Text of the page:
Tommy bought gifts for his friends, but he didn't get to give his gifts to them!
Tommy bought Christmas gifts and New Year's gifts, with the -th Christmas gift costing and the -th New Year's gift costing . Strangely, his gifts can be mixed and matched freely.
He wants to make as many perfect bundles as possible! A perfect bundle is one in which there is exactly one Christmas gift, one New Year's gift, (he must be fair), and where the gift pair is interesting. Tommy considers a gift pair interesting if (since gifts that are too close together in his list are too similar).
Unfortunately, it might not be possible to give all his friends perfect bundles. Can you figure out how many of his friends can get perfect bundles?
The first line contains three integers, separated by a single space: , , .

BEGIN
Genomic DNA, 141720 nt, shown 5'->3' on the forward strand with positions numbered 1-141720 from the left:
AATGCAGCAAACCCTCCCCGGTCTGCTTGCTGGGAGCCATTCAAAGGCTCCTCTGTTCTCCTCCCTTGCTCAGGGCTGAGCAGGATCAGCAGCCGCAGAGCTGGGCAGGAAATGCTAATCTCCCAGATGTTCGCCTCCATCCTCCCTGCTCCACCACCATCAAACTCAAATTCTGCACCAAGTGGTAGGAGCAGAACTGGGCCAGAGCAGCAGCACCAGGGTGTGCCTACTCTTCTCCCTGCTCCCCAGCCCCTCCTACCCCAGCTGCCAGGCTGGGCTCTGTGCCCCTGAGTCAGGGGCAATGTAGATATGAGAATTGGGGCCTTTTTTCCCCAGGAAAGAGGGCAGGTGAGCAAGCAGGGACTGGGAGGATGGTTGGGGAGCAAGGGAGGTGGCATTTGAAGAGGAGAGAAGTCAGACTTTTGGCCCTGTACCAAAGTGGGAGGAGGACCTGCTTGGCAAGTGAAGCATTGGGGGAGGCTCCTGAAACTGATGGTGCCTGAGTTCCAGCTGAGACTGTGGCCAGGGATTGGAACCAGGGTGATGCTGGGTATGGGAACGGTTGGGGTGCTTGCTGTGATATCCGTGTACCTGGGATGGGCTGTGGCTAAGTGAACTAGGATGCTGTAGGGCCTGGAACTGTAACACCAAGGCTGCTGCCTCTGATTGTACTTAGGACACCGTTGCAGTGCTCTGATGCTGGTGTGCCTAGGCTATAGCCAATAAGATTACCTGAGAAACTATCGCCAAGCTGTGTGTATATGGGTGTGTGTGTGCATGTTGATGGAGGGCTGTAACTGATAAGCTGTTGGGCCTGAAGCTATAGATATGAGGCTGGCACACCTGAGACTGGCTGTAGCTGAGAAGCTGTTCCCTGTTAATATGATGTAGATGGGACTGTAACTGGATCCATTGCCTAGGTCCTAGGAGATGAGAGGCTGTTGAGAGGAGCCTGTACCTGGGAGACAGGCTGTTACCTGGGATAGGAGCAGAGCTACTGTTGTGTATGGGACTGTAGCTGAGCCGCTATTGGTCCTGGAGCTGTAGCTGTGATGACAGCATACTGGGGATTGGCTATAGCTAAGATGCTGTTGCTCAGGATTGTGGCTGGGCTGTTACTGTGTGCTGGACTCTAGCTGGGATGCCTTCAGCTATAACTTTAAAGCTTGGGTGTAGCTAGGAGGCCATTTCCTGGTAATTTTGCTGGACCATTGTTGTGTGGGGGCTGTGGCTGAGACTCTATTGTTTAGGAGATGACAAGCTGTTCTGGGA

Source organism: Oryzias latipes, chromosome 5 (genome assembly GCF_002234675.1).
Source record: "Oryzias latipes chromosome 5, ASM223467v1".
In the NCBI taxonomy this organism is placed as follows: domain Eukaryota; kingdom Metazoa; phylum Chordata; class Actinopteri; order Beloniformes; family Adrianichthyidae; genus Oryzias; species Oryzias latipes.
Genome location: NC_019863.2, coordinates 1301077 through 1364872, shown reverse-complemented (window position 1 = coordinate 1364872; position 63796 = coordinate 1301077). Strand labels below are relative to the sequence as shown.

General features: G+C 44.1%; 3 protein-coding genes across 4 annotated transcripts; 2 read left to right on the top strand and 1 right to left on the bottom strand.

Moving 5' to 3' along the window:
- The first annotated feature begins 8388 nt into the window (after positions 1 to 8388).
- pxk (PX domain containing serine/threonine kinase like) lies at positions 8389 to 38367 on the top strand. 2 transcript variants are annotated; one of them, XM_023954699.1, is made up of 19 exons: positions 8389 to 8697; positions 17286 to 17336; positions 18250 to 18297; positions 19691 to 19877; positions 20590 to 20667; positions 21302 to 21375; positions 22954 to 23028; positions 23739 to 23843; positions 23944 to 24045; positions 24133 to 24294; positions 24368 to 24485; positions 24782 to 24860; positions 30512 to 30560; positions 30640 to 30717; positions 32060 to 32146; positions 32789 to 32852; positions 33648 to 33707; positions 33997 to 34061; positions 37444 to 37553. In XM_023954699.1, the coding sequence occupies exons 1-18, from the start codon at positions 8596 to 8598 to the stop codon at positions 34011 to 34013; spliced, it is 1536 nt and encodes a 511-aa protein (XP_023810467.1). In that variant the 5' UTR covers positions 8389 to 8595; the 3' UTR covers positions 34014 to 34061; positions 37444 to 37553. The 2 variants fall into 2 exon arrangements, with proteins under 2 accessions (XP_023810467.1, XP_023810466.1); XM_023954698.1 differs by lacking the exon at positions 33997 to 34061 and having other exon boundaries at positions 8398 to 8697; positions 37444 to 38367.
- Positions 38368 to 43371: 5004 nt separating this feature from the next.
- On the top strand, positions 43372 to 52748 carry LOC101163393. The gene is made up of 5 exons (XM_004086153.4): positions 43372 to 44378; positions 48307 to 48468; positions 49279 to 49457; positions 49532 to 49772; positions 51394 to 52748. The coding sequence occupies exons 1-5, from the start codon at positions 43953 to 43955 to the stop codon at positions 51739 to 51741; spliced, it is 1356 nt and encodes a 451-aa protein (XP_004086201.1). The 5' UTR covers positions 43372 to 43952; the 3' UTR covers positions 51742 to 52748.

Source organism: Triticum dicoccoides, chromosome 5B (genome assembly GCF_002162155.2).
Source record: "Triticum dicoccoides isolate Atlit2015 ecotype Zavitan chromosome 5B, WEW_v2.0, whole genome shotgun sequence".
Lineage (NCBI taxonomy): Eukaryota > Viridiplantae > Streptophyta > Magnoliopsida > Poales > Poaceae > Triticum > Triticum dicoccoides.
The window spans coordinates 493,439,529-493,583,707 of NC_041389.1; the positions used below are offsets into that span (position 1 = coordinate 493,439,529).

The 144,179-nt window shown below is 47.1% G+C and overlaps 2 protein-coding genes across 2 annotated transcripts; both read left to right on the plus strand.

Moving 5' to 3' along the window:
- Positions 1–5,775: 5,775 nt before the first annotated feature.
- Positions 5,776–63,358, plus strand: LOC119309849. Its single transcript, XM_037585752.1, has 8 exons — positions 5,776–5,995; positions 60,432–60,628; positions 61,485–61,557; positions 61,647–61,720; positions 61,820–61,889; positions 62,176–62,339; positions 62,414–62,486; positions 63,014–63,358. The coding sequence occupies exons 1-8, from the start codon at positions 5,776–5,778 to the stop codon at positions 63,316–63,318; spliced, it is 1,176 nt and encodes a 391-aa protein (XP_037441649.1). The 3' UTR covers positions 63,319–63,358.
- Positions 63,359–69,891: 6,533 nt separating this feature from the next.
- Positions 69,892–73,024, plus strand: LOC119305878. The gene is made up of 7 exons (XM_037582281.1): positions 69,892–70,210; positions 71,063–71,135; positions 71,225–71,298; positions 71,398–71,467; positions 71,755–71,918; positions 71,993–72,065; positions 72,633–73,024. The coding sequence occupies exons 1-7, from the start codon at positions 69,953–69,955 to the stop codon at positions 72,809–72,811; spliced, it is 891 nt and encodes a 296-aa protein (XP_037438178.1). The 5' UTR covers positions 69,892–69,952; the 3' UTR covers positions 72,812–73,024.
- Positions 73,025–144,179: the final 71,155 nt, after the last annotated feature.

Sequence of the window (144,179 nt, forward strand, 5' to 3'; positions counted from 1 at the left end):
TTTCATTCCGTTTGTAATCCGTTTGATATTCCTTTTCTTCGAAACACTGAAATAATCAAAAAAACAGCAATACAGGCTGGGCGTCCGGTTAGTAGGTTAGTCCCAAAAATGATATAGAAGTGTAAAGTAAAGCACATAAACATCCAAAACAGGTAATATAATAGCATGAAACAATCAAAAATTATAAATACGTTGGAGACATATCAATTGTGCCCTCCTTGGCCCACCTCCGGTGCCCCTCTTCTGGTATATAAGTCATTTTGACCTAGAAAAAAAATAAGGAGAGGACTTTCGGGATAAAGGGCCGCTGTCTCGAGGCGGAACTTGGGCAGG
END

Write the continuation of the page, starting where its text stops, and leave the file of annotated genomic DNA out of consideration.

The next line of input contains integers, separated by space, representing .
The last line of input contains integers, separated by space, representing .
It is guaranteed that all are distinct and all are distinct.
The following table shows how the available 15 marks are distributed.
|Mark Awarded||Number of Gifts||Total Price||Additional Constraints|
Output a single integer, the maximum number of perfect bundles.
Sample Input 1
5 2 8 1 2 3 4 5 6 5 7 4 2
Output for Sample Input 1
Explanation of Output for Sample Input 1
The only possible perfect bundle he can make is .
Sample Input 2
5 1 8 1 3 5 6 2 3 2 6 5 7
Output for Sample Input 2
Explanation of Output for Sample Input 2
He can make five perfect bundles: with , with , with , with , and with .